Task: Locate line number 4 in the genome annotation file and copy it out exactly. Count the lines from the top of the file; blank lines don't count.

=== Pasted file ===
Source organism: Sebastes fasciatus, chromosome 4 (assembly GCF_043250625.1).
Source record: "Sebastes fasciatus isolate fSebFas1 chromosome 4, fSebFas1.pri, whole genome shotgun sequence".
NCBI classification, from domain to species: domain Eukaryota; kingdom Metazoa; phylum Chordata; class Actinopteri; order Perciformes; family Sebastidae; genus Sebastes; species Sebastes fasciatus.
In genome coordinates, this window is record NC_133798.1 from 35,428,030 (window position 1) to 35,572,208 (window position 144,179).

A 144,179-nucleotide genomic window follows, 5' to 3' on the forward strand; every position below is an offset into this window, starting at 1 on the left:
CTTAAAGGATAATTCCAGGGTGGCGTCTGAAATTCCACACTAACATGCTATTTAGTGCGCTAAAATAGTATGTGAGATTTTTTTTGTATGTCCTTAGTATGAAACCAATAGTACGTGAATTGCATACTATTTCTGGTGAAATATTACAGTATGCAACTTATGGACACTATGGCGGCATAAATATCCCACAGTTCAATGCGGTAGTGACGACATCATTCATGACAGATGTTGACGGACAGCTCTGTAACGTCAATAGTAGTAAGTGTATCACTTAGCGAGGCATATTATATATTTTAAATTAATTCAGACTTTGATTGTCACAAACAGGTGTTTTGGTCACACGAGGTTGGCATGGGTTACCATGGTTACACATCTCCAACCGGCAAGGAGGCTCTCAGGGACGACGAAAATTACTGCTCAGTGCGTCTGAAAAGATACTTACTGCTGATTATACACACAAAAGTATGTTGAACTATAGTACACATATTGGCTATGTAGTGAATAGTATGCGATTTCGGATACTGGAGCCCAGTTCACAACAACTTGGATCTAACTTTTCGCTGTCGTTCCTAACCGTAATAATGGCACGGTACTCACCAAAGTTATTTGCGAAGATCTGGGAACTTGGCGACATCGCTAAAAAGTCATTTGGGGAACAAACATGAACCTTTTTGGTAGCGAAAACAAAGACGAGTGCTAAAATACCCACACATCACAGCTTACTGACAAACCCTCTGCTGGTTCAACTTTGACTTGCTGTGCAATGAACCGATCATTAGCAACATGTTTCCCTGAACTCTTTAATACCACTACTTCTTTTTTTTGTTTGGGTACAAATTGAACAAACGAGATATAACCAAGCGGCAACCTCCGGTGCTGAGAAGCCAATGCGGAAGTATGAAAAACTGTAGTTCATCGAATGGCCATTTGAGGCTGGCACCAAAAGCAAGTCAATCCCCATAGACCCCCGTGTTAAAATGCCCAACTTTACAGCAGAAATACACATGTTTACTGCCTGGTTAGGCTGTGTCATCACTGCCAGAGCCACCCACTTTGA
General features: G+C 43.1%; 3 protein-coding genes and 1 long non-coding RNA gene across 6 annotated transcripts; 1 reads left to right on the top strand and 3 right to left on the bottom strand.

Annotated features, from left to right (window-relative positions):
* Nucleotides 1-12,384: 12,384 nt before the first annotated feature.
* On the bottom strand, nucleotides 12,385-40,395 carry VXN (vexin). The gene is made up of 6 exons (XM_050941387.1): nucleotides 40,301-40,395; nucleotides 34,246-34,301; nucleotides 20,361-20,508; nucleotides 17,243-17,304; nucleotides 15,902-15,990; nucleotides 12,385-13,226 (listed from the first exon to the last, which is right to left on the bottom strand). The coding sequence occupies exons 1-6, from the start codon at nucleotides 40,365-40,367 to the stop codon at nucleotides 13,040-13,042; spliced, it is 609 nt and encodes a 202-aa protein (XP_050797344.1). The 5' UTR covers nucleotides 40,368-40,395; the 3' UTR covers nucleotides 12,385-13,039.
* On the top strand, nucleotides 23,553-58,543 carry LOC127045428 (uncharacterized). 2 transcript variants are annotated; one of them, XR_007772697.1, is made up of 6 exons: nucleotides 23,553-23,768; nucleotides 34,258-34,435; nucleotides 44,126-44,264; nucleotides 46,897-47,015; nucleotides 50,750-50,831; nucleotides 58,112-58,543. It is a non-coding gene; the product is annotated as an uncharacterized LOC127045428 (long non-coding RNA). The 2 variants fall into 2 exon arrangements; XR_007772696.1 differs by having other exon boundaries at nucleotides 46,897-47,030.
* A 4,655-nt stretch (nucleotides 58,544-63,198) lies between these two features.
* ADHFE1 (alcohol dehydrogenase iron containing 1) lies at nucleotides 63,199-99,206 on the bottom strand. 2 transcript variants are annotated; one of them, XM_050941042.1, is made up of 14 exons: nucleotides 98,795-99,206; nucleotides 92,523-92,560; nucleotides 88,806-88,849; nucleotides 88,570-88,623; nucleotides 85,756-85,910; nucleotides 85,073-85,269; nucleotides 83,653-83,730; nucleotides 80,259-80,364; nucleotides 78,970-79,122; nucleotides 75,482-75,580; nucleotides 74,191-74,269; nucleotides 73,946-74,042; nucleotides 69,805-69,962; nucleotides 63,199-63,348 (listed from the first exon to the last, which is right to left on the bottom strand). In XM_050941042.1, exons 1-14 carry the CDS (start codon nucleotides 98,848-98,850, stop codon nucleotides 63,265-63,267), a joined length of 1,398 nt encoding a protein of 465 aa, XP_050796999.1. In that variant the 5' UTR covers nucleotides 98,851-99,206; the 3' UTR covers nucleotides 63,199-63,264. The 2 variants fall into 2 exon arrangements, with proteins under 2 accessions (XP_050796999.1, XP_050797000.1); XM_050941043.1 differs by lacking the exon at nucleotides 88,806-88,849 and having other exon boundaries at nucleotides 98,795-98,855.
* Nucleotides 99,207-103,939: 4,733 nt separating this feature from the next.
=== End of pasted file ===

In genome coordinates, this window is record NC_133798.1 from 35,428,030 (window position 1) to 35,572,208 (window position 144,179).